Am I liable for putting the wrong gas in a rental vehicle that was not labeled for its gas type?

Get Legal Help Today

 Secured with SHA-256 Encryption

Am I liable for putting the wrong gas in a rental vehicle that was not labeled for its gas type?

My wife rented a vehicle that was a pickup truck. When we went to put gas in it, there was no indication on the gas tank or the gas gauge what type of gas it required. When we looked at the owner’s manual, most everything referred to a diesel engine. After filling the tank and breaking down a few miles down the road, we realized that the engine was not diesel. Rental company is charging us $1000 in repairs.

Asked on January 19, 2012 under Bankruptcy Law, Colorado

Answers:

SJZ, Member, New York Bar / FreeAdvice Contributing Attorney

Answered 9 years ago | Contributor

There are two theories under which you could be liable:

1) If the rental agreement with the car rental place stated that you are responsible for all damage that occurs while you are renting the vehicle, that agreement would be enforceable; you should double check the agreement to see what its terms were.

2) If there was no agreement, you could still potentially be liable if it was negligent, or unreasonably careless, to put diesel in the engine. The fact that the owner's manual referred to diesel engines would be a fact in your favor; but since the vast majority of light trucks are gasoline powered (one study I saw indicates that only 4-5% of light trucks are diesel), it still could be the case that it was negligent to use diesel fuel. Given those statistics (if they're accurate), if you were sued, it might be hard to persuasively argue that non-definitive references in the owner's manual made it reasonable to use diesel fuel.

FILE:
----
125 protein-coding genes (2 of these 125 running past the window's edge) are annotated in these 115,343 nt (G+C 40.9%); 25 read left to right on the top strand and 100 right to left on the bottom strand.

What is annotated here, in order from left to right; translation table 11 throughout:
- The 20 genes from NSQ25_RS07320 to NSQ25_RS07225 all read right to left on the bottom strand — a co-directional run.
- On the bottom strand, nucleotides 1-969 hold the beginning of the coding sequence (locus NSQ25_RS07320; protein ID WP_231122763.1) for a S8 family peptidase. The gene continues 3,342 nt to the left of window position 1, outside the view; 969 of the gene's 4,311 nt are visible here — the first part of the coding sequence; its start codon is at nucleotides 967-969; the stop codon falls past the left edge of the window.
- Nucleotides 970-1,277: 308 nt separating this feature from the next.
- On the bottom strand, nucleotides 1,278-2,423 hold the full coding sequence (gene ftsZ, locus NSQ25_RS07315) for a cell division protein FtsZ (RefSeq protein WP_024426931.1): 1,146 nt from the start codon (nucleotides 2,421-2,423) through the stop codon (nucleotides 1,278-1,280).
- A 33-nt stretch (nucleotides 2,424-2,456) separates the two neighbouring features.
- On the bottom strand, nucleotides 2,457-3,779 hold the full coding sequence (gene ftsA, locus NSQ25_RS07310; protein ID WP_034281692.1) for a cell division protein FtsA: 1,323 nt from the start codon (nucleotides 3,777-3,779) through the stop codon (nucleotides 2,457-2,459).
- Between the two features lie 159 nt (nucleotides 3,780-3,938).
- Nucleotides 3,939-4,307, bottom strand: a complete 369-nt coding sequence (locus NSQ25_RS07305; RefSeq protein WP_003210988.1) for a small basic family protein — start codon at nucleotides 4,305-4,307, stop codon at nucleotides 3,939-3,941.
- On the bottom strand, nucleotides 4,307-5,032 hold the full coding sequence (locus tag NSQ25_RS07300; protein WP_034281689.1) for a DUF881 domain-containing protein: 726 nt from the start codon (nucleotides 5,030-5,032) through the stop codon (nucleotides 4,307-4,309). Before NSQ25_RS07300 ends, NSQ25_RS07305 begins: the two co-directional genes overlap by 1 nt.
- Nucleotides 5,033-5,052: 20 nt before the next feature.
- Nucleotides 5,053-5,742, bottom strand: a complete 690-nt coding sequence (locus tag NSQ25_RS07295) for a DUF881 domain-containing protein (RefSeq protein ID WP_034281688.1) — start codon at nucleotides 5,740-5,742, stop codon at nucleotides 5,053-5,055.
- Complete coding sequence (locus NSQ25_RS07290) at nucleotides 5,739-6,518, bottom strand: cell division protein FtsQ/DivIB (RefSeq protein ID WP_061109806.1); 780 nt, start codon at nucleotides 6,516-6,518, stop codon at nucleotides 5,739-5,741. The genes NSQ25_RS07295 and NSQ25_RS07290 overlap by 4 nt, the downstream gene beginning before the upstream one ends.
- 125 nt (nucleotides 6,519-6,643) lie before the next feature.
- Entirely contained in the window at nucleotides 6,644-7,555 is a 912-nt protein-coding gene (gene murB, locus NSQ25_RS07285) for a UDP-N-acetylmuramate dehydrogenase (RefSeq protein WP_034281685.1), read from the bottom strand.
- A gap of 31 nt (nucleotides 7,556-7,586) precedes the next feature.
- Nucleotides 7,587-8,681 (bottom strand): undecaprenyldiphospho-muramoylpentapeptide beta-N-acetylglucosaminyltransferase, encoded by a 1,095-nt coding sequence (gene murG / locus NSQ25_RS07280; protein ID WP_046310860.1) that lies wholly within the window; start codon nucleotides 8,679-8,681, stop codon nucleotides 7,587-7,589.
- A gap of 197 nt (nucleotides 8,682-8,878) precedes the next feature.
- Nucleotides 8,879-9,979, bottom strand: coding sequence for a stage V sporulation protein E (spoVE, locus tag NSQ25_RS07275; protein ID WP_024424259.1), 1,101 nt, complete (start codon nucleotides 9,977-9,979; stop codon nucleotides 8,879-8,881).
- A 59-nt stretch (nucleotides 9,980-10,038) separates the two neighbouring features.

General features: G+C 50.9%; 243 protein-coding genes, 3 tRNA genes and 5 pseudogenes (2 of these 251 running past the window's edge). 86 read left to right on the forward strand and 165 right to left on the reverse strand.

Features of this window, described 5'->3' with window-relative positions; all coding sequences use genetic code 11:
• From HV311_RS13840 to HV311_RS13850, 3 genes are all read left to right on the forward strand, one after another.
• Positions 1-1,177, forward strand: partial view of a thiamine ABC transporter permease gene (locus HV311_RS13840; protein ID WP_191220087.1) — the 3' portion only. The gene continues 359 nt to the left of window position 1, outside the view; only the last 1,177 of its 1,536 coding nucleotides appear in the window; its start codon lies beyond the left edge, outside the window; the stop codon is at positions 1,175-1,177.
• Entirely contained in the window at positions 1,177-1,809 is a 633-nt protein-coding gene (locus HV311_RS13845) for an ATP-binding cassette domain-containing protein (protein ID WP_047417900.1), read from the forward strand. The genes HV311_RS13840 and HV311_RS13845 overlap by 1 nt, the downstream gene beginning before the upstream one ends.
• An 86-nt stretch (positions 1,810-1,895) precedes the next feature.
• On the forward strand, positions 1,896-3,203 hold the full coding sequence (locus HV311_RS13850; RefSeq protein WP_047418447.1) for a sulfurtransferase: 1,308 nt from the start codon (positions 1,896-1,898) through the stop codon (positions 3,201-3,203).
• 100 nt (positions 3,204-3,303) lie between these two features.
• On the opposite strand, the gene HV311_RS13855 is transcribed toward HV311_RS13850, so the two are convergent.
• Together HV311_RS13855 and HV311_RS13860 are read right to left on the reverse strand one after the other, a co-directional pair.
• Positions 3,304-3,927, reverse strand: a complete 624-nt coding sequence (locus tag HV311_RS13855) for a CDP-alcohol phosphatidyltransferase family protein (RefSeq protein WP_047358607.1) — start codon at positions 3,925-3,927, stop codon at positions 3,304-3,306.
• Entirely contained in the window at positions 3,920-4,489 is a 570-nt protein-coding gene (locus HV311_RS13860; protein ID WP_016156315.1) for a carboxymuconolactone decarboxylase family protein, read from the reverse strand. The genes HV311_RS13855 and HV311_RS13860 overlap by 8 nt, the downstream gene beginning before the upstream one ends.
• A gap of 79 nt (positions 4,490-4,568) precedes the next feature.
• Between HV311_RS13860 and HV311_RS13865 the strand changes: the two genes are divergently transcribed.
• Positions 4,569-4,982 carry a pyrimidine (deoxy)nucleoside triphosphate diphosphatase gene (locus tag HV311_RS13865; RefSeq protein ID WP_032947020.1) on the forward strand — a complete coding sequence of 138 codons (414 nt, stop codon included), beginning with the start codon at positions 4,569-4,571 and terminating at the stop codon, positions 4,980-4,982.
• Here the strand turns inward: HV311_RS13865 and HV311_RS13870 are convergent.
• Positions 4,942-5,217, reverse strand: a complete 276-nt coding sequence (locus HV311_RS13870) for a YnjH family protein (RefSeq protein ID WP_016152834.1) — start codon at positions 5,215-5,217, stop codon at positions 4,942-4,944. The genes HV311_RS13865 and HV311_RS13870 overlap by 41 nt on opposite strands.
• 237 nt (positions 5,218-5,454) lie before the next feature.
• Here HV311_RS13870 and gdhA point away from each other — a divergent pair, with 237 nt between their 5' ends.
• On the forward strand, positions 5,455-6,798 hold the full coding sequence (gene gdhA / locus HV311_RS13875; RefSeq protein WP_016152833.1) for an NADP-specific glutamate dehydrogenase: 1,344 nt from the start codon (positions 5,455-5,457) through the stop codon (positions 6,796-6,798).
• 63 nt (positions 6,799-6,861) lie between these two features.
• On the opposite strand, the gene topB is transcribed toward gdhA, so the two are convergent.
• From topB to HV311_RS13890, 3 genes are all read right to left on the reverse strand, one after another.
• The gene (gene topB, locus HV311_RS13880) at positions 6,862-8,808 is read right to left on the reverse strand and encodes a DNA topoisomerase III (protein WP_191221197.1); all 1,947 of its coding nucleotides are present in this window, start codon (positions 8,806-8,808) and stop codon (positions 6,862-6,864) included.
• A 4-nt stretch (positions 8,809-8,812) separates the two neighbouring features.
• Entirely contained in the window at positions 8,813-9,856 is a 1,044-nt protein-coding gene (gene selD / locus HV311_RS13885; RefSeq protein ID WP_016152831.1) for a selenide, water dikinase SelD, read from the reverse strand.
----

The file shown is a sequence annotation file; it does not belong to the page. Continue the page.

IMPORTANT NOTICE: The Answer(s) provided above are for general information only. The attorney providing the answer was not serving as the attorney for the person submitting the question or in any attorney-client relationship with such person. Laws may vary from state to state, and sometimes change. Tiny variations in the facts, or a fact not set forth in a question, often can change a legal outcome or an attorney's conclusion. Although AttorneyPages.com has verified the attorney was admitted to practice law in at least one jurisdiction, he or she may not be authorized to practice law in the jurisdiction referred to in the question, nor is he or she necessarily experienced in the area of the law involved. Unlike the information in the Answer(s) above, upon which you should NOT rely, for personal advice you can rely upon we suggest you retain an attorney to represent you.

Get Legal Help Today

Find the right lawyer for your legal issue.

 Secured with SHA-256 Encryption